So, in the kind of the entry-level category for digital piano, there’s a few that really stand out to me as having exceptional actions for the budget. And so, I’ll mention that there’s not one single instrument I’m going to try and focus on, but I will name a few that we’ve had really, really good success with here. One of them is the Roland FP-10 or Roland FP-30. The FP-10 stands out to me for the exact reason that we were just mentioning. It has an exceptionally good action for its price. It has the PHA for action from Roland, which is the same action that they put in FP-30, the FP-60, the RP501, the F140. So, it has the same action as instruments three times it’s price. But as a trade-off, you are getting it in a relatively small case. It doesn’t have a whole lot of other features on top of that, but it does have an exceptional piano tone as well, if you’re going to use speakers or headphones, but the action on that FP-10 is great. FP-30 is basically just the FP-10, but like the frills version of the FP-10 is the no-frills version. So, those are two potentially to check out, keeps the budget in a reasonable range and really delivers a high-quality feel. Kawai KDP110 is another one that has just a sensational action for the price. Both the KDP110 and the FP-10 and FP-30 have what’s called a triple sensor. So, it’s really accurate. It’s really sensitive feel. They’re well-built. They’ve been out in the market for several years and we can see that they’re robust and they’re, you know, not coming back with all kinds of warranty claims. So, those are two possibilities for you to go and check out that, in my opinion, have excellent feel, excellent touch, excellent build quality in the action for something in the entry-level range.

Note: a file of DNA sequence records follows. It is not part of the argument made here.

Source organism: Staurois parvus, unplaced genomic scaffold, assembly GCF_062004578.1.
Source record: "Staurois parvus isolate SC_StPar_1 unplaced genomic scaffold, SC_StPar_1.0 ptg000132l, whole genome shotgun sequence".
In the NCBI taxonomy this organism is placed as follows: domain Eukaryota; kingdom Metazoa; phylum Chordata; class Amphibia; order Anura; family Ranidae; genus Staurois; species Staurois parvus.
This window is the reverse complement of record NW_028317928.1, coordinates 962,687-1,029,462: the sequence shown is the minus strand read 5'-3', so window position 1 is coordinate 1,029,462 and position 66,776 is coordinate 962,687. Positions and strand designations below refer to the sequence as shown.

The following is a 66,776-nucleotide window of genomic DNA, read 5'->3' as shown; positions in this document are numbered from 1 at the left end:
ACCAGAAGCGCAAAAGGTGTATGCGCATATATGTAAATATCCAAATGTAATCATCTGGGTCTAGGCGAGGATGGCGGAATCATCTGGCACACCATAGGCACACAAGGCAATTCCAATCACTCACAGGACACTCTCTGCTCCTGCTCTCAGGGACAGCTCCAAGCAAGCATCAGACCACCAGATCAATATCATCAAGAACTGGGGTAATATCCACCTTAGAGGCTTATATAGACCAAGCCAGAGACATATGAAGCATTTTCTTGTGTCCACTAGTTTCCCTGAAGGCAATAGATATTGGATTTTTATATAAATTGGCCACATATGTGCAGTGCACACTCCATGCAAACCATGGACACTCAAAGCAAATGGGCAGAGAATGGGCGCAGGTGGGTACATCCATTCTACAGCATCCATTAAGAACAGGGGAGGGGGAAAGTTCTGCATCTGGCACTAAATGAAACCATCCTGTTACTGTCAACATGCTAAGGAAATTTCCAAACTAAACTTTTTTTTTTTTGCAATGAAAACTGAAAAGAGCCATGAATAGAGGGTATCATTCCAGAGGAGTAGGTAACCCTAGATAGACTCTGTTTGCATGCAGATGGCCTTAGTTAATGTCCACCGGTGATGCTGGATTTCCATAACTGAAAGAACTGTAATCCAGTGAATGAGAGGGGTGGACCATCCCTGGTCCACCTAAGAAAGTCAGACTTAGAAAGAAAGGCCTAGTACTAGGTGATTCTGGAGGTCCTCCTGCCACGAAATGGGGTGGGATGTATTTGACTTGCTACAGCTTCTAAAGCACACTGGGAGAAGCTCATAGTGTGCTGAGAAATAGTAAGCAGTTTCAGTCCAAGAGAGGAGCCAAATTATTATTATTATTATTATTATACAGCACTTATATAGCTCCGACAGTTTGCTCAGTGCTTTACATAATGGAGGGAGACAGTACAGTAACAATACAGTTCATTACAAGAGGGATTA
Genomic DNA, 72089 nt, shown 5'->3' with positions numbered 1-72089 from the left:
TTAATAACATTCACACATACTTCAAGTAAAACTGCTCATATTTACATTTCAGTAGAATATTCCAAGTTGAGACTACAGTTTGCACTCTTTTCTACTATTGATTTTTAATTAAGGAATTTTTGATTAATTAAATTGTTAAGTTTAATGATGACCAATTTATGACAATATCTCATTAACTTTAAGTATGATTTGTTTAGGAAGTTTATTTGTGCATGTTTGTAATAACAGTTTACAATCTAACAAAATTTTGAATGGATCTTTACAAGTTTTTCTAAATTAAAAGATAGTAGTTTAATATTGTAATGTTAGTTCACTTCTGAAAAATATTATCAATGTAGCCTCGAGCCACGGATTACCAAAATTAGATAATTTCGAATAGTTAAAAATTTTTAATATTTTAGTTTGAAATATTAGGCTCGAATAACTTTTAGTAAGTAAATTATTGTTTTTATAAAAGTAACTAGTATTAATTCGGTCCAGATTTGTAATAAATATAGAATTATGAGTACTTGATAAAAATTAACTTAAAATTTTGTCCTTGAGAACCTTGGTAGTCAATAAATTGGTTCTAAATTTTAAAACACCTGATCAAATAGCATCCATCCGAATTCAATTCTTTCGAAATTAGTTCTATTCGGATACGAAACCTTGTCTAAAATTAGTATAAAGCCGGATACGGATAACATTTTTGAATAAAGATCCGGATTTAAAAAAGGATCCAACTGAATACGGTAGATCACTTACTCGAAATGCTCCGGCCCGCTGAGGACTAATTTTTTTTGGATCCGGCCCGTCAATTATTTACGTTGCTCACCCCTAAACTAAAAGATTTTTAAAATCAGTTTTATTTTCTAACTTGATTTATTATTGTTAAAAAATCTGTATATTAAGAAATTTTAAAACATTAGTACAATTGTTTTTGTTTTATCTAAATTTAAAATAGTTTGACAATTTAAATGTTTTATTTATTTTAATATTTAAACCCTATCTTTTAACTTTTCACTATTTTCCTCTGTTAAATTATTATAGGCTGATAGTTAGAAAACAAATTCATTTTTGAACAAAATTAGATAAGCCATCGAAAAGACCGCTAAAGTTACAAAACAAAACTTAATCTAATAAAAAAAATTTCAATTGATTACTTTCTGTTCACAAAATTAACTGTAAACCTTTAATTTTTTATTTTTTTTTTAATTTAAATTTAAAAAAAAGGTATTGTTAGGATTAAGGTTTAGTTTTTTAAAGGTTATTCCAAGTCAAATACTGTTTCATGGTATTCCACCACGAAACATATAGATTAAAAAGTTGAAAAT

Prioritize Higher-Quality Piano Tone